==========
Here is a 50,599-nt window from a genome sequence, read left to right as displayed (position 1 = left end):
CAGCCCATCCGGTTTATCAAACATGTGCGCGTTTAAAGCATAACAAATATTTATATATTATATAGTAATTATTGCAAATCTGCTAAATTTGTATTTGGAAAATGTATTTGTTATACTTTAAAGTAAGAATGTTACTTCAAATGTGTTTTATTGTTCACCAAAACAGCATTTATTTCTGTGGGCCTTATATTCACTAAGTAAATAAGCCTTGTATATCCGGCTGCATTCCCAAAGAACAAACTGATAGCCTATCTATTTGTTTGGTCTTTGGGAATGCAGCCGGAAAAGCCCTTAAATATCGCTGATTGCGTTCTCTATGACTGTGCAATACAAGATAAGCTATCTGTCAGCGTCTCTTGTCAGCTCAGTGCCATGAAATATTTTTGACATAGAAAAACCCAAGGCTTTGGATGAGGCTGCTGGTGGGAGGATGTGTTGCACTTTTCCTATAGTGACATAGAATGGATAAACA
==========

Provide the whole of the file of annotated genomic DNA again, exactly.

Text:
Here is a 50,599-nt window from a genome sequence, read left to right as displayed (position 1 = left end):
CAGCCCATCCGGTTTATCAAACATGTGCGCGTTTAAAGCATAACAAATATTTATATATTATATAGTAATTATTGCAAATCTGCTAAATTTGTATTTGGAAAATGTATTTGTTATACTTTAAAGTAAGAATGTTACTTCAAATGTGTTTTATTGTTCACCAAAACAGCATTTATTTCTGTGGGCCTTATATTCACTAAGTAAATAAGCCTTGTATATCCGGCTGCATTCCCAAAGAACAAACTGATAGCCTATCTATTTGTTTGGTCTTTGGGAATGCAGCCGGAAAAGCCCTTAAATATCGCTGATTGCGTTCTCTATGACTGTGCAATACAAGATAAGCTATCTGTCAGCGTCTCTTGTCAGCTCAGTGCCATGAAATATTTTTGACATAGAAAAACCCAAGGCTTTGGATGAGGCTGCTGGTGGGAGGATGTGTTGCACTTTTCCTATAGTGACATAGAATGGATAAACA